China launches deposit insurance

Written by Zennon Kapron || 01 Apr 2015

Talked about for many years, one of the key reforms in China's outsized and ambitious plan is the launch of the deposit insurance program. An announcement yesterday confirmed that the program will finally launch in May.

The details of the program are straightforward. Deposits of up to 500,000 yuan (about US$80,000) per bank made by businesses and individuals will be insured. Estimates from the central bank indicate that this will cover 99% of depositors in China. The program will be supported by a fund run by the PBOC and funded by the banks themselves, although the details behind this are not clear - banks will likely pay-in based on the size of their deposit bases. Deposit insurance is another step towards completely liberalized interest rates, which will likely complete over the next year. 

Although no major global crises have hit the modern Chinese economy, we have seen the central bank lower reserve ratios and increase financing to help banks weather harsh economic conditions. One could only surmise that they would do the same in a period of real turmoil. The state also owns portions of nearly every bank in China with the exception of China Minsheng bank and the new private banks. The state and the banking sector are even more inextricably linked; it would be extremely difficult for the government to let any of the banks fail.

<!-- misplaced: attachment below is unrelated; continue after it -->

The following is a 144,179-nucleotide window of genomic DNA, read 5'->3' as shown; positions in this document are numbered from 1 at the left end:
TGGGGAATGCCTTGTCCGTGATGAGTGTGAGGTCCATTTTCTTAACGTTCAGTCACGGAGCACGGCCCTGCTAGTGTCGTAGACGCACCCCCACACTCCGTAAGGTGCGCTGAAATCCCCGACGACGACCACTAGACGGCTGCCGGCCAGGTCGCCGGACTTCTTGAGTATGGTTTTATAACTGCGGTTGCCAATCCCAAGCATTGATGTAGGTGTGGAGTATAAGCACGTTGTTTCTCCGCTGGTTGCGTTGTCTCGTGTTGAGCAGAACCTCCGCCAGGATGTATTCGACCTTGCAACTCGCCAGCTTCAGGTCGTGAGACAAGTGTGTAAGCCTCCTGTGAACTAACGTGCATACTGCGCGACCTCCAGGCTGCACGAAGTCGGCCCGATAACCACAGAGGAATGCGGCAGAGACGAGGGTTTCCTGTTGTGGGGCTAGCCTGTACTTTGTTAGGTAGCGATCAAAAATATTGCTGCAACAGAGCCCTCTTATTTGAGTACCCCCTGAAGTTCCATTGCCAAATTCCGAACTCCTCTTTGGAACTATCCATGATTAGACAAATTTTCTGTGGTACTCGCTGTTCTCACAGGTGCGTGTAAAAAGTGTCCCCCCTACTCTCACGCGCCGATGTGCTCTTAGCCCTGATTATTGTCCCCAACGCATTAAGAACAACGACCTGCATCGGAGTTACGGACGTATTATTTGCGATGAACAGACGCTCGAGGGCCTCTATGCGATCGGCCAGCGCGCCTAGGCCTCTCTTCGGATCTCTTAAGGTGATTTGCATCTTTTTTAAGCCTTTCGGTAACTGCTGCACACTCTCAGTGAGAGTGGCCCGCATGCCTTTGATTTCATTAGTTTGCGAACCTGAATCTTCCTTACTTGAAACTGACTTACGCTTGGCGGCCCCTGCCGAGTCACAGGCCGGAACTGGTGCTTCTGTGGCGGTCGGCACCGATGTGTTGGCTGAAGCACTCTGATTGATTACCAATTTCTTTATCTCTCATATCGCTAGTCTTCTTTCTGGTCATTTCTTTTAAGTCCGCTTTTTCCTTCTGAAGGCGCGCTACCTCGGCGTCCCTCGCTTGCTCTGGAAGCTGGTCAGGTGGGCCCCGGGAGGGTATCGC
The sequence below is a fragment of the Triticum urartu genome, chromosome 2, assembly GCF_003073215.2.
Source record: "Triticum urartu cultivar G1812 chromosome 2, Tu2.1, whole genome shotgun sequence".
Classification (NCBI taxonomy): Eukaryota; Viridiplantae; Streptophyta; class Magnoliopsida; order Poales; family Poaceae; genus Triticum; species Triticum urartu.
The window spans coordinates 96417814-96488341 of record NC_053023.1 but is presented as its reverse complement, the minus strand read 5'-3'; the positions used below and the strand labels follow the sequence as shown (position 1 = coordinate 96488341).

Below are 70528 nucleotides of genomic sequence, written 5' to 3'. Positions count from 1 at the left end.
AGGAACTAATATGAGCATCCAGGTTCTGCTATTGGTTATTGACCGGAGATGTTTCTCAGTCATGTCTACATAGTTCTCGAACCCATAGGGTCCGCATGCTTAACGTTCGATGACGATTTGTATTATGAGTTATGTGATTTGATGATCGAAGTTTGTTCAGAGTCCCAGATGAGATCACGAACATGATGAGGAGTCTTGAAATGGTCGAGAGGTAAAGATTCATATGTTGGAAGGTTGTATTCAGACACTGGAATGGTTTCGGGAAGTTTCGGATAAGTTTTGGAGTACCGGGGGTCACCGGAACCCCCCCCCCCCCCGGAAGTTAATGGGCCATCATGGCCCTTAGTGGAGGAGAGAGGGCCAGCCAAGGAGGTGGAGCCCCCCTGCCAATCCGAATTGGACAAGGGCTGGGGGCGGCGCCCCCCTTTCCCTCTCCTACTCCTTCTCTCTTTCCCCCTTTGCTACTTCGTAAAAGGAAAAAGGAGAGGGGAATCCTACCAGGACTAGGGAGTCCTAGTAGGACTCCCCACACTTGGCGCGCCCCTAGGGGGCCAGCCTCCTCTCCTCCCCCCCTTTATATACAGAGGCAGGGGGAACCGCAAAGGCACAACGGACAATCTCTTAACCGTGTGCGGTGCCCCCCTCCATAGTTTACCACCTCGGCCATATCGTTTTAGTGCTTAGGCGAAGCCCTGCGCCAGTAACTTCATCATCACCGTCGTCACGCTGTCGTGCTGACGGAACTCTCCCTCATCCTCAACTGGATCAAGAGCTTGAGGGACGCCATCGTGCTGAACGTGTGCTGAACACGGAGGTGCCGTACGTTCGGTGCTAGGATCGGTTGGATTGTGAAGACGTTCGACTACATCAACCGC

Yet that's exactly what deposit insurance allows the government to do. Individual consumers never had any doubt that the government would hold up banks in the past, so their confidence in the system has always been strong. They benefit from deposit insurance, but it's not for them. The deposit insurance puts the banks on notice that they could be allowed to fail. 

Deposit insurance can also been seen in the bigger context of the Chinese government and regulators devolving themselves of direct responsibility for supporting the banking industry and moving into a guiding role. 

Take for example the private banks. There is no government ownership of these new insitutions and they are expected to thrive or fail on their own. Personal credit as well: the government tasked the internet companies with setting up their own credit databases. It had made some progress in establishing a national credit database, but evidently had gotten to the point that they felt the tech companies could it better than the government itself. P2P lending and 3rd party online payments could also be seen as attempts by the government to let the industry mangage itself and find solutions on its own. 

We should expect to see more of this in the future. This isn't to say that the government will actually let one of these institutions fail, but increasingly the government is washing its hands of direct involvement in banks - which is what we would expect and part of reform. And it doesn't mean that they would be completely on their own either. As we've seen in the US, even banks in a fully "market-driven" economy can expect government support. 

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